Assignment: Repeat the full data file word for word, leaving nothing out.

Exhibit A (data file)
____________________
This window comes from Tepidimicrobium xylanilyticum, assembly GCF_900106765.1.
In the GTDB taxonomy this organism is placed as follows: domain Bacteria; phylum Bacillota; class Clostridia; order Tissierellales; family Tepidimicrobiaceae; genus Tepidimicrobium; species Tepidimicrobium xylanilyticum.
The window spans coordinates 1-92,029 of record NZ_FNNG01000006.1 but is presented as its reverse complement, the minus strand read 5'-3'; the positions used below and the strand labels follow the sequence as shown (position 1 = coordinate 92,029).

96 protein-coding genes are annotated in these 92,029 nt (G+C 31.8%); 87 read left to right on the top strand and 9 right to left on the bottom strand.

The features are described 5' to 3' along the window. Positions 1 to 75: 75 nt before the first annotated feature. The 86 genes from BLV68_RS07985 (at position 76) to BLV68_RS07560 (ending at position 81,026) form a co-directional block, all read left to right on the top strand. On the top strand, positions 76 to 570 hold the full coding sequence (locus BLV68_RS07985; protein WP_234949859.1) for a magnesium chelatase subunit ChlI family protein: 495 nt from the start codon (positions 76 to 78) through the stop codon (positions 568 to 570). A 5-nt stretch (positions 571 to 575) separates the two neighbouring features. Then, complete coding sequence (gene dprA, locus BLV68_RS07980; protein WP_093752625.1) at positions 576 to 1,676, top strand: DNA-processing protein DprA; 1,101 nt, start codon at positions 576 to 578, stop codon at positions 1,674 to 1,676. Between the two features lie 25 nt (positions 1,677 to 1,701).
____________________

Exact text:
This window comes from Tepidimicrobium xylanilyticum, assembly GCF_900106765.1.
In the GTDB taxonomy this organism is placed as follows: domain Bacteria; phylum Bacillota; class Clostridia; order Tissierellales; family Tepidimicrobiaceae; genus Tepidimicrobium; species Tepidimicrobium xylanilyticum.
The window spans coordinates 1-92,029 of record NZ_FNNG01000006.1 but is presented as its reverse complement, the minus strand read 5'-3'; the positions used below and the strand labels follow the sequence as shown (position 1 = coordinate 92,029).

96 protein-coding genes are annotated in these 92,029 nt (G+C 31.8%); 87 read left to right on the top strand and 9 right to left on the bottom strand.

The features are described 5' to 3' along the window. Positions 1 to 75: 75 nt before the first annotated feature. The 86 genes from BLV68_RS07985 (at position 76) to BLV68_RS07560 (ending at position 81,026) form a co-directional block, all read left to right on the top strand. On the top strand, positions 76 to 570 hold the full coding sequence (locus BLV68_RS07985; protein WP_234949859.1) for a magnesium chelatase subunit ChlI family protein: 495 nt from the start codon (positions 76 to 78) through the stop codon (positions 568 to 570). A 5-nt stretch (positions 571 to 575) separates the two neighbouring features. Then, complete coding sequence (gene dprA, locus BLV68_RS07980; protein WP_093752625.1) at positions 576 to 1,676, top strand: DNA-processing protein DprA; 1,101 nt, start codon at positions 576 to 578, stop codon at positions 1,674 to 1,676. Between the two features lie 25 nt (positions 1,677 to 1,701).